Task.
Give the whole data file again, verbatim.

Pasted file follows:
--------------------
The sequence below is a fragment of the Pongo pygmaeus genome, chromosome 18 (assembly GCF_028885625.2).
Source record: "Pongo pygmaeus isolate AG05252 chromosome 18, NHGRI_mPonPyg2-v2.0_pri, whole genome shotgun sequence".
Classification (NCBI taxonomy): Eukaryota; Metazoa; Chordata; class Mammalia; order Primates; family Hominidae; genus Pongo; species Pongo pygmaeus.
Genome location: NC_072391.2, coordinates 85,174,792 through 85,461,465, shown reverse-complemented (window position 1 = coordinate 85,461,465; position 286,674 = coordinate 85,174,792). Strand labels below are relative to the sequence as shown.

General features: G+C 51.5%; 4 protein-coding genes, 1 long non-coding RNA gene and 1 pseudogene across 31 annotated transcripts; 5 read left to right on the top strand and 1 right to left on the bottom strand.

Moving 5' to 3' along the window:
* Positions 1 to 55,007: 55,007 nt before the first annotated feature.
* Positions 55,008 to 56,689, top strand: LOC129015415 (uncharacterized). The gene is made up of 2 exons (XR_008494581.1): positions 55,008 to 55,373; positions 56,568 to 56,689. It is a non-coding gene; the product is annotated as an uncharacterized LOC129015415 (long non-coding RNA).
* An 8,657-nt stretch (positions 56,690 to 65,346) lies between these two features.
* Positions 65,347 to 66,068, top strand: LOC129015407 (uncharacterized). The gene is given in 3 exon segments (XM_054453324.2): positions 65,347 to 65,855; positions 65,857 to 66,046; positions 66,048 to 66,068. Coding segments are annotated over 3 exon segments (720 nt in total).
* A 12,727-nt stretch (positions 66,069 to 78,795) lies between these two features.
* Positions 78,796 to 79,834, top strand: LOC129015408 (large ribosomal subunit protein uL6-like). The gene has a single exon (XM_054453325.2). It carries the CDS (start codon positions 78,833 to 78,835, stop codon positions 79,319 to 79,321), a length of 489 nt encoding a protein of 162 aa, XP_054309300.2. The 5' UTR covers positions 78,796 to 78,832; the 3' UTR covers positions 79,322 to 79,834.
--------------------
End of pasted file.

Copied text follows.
The sequence below is a fragment of the Pongo pygmaeus genome, chromosome 18 (assembly GCF_028885625.2).
Source record: "Pongo pygmaeus isolate AG05252 chromosome 18, NHGRI_mPonPyg2-v2.0_pri, whole genome shotgun sequence".
Classification (NCBI taxonomy): Eukaryota; Metazoa; Chordata; class Mammalia; order Primates; family Hominidae; genus Pongo; species Pongo pygmaeus.
Genome location: NC_072391.2, coordinates 85,174,792 through 85,461,465, shown reverse-complemented (window position 1 = coordinate 85,461,465; position 286,674 = coordinate 85,174,792). Strand labels below are relative to the sequence as shown.

General features: G+C 51.5%; 4 protein-coding genes, 1 long non-coding RNA gene and 1 pseudogene across 31 annotated transcripts; 5 read left to right on the top strand and 1 right to left on the bottom strand.

Moving 5' to 3' along the window:
* Positions 1 to 55,007: 55,007 nt before the first annotated feature.
* Positions 55,008 to 56,689, top strand: LOC129015415 (uncharacterized). The gene is made up of 2 exons (XR_008494581.1): positions 55,008 to 55,373; positions 56,568 to 56,689. It is a non-coding gene; the product is annotated as an uncharacterized LOC129015415 (long non-coding RNA).
* An 8,657-nt stretch (positions 56,690 to 65,346) lies between these two features.
* Positions 65,347 to 66,068, top strand: LOC129015407 (uncharacterized). The gene is given in 3 exon segments (XM_054453324.2): positions 65,347 to 65,855; positions 65,857 to 66,046; positions 66,048 to 66,068. Coding segments are annotated over 3 exon segments (720 nt in total).
* A 12,727-nt stretch (positions 66,069 to 78,795) lies between these two features.
* Positions 78,796 to 79,834, top strand: LOC129015408 (large ribosomal subunit protein uL6-like). The gene has a single exon (XM_054453325.2). It carries the CDS (start codon positions 78,833 to 78,835, stop codon positions 79,319 to 79,321), a length of 489 nt encoding a protein of 162 aa, XP_054309300.2. The 5' UTR covers positions 78,796 to 78,832; the 3' UTR covers positions 79,322 to 79,834.